When I was traveling in Costa Rica, there was one thing I wanted to see above all else.
I wanted nothing but monkeys, lots of monkeys. They’re like little sun-shriveled human babies all hairy from testosterone injections. They’re the animal equivalent to Dennis the Menace, the fauna of frenetic energy, the closest creature to us and yet somehow still cute in a gross sort of way.
I’d never seen a monkey in the wild, and I’d heard good things.
In Costa Rica there were lots of places to see monkeys, apparently. But only one was on my radar: Quepos, the gateway city to the Manuel Antonio National Park. It might be the smallest park in the country, but it was supposed to be the richest in biodiversity.
So I made my way there.
From Quepos I hiked along the highway to the entrance so that I could camp in the jungle.
I had to bushwhack a bit, and ford a small stream. The jungle was thick and full of noises.
On a hill away from the denser foliage I pitched my tent. When night came, so did the howling voices of night creatures. I lay in my tent, listening and sweating. In all my travels, I always wondered how my mind would’ve observed the world had I taken different collegiate routes:
Sleep set in. Tomorrow I’d get to see my monkeys. My sweet, adorable, mischievous, rude monkeys.
Something jolted me awake.
The jungle was eerily quiet. Not a peep from the horny masses. Sweat had me pasted to the sleeping bag so that when I moved, it sounded like I was peeling myself free. What woke me up?
Suddenly there was another jolt, and my tent shook as though someone was yanking the cords. It could only be one thing.
“Hey! Stop it!” I screamed.
For some reason I became an angry Alabaman farmer:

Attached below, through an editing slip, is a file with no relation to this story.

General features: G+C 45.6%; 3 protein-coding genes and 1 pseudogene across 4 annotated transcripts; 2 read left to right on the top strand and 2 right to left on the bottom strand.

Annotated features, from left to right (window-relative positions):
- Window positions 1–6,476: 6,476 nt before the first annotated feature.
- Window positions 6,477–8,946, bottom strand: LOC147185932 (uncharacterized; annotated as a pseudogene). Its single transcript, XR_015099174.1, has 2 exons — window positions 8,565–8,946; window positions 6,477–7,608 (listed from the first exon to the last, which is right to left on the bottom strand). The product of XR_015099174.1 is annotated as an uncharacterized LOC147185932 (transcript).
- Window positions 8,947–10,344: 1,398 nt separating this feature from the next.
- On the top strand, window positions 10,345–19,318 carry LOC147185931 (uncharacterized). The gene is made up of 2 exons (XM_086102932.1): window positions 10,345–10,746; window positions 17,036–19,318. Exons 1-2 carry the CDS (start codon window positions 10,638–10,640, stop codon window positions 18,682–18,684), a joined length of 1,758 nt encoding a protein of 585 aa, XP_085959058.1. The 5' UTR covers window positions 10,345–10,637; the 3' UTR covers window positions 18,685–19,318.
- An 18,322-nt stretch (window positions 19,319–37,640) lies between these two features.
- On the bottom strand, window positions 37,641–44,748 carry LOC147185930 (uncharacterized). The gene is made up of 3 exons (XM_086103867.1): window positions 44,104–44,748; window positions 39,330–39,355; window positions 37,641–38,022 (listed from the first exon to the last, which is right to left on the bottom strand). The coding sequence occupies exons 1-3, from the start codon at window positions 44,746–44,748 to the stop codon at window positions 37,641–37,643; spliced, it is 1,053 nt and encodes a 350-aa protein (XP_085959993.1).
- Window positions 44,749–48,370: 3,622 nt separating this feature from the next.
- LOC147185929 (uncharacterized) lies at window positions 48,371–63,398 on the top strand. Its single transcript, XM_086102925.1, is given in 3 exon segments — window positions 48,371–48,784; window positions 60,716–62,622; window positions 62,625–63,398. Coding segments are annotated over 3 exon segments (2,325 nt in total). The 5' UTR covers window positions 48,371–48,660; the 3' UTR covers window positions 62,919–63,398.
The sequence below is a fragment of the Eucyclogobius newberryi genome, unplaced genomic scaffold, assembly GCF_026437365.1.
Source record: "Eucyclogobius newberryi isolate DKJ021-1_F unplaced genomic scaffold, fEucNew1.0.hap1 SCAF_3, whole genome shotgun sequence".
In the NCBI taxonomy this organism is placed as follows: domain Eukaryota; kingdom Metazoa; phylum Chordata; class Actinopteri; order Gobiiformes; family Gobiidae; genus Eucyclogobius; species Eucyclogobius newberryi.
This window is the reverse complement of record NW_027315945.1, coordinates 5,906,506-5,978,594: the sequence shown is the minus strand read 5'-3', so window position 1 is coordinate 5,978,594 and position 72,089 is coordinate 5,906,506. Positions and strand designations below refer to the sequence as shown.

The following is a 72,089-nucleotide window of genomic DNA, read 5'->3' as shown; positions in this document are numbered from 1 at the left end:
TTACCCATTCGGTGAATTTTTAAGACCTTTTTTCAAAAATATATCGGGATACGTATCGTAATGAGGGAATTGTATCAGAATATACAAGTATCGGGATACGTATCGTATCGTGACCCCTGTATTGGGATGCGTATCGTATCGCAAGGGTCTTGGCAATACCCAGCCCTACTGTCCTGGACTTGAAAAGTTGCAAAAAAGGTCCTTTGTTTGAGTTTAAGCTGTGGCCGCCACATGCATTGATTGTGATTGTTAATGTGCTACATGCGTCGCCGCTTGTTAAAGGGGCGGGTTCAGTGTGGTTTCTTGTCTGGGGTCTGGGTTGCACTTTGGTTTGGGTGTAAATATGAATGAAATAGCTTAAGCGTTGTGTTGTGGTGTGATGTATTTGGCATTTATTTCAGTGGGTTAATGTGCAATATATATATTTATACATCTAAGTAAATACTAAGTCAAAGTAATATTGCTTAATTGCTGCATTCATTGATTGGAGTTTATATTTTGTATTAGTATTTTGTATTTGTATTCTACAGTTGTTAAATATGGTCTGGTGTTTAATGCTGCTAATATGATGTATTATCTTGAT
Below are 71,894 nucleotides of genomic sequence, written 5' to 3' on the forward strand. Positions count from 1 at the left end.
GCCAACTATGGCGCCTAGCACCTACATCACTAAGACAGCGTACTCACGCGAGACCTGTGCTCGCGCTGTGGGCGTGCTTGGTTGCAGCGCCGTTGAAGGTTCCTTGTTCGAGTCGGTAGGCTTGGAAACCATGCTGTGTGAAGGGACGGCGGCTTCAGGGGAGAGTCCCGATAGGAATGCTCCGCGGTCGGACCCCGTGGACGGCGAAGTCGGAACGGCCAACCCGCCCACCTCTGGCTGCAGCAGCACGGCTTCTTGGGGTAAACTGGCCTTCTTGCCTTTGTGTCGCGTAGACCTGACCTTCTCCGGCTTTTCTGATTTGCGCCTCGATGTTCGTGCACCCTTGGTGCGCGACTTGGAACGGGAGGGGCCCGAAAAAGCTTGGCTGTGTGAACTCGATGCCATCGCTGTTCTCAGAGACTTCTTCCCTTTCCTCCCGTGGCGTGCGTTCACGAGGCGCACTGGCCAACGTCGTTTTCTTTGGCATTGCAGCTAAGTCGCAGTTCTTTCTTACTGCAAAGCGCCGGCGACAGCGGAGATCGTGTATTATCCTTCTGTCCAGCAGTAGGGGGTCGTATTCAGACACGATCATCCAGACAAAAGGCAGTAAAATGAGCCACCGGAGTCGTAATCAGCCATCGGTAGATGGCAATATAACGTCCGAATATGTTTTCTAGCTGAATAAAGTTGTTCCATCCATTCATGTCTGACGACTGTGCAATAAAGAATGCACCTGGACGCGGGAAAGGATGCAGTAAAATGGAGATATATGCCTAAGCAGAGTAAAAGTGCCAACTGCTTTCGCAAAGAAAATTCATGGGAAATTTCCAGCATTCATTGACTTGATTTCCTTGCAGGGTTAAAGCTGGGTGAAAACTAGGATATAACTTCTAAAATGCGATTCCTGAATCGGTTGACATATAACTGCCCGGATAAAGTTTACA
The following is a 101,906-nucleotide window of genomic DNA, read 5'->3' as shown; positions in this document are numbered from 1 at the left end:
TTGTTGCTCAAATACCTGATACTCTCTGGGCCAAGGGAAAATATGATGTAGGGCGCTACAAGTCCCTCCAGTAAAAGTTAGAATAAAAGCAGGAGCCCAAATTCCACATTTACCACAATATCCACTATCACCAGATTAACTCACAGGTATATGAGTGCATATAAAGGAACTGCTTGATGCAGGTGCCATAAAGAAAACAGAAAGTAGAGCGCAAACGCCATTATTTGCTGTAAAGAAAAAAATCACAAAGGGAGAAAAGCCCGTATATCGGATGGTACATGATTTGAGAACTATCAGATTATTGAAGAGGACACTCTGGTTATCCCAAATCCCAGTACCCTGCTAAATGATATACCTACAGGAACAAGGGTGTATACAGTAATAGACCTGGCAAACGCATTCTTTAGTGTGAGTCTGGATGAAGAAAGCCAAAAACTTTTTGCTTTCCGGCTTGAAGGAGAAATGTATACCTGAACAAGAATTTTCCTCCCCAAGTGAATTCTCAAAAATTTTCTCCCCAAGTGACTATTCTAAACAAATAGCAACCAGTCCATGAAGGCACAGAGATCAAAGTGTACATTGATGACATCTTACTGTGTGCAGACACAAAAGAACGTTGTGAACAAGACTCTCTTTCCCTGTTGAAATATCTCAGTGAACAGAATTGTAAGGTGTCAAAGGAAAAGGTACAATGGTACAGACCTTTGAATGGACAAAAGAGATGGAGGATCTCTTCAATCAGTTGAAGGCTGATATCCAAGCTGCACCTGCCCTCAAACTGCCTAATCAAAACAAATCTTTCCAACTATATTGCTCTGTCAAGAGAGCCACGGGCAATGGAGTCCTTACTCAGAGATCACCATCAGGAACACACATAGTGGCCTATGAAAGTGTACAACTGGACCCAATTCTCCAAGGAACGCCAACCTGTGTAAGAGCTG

They stopped jolting the tent.
But then it started up again, violently this time. I thought oh crap the monkeys are territorial. I thought they were hungry. I thought they smelled my tortillas. The tent shook like crazy.
“GIT GIT GIT YOU FUCKERS, GET OUTTA HERE YOU MONKEY ASSHOLES!”
The shaking went on for a good 10 seconds straight, all the while I was too nervous to open the tent because as far as they knew there was no way in, and I wasn’t about to give them one.
Then as quick as it began, it stopped.
Not a peep.
No sound whatsoever. I never even heard them wail.
I barely slept the rest of the night, on guard for the next wave of murderous monkey mayhem.
By the time dawn broke through the canopy, I had resolved to get back on the road. I stood with my pack, breathed in the humid air and peered off into the thick bush.
I hiked out and got back on the road.
Later that day I found myself eating a meal of rice, fried plantains, beans and chorizo at a roadside restaurant. A small TV glared in the corner. The news was on. The broadcaster was pointing at a big map with red rings superimposed over it.
I squinted at the epicenter.
The goddamn monkeys was a goddamn earthquake.
Still, the only thing I could think as I furled my brow and ruminated was:
“You win this round monkeys, you win this round.”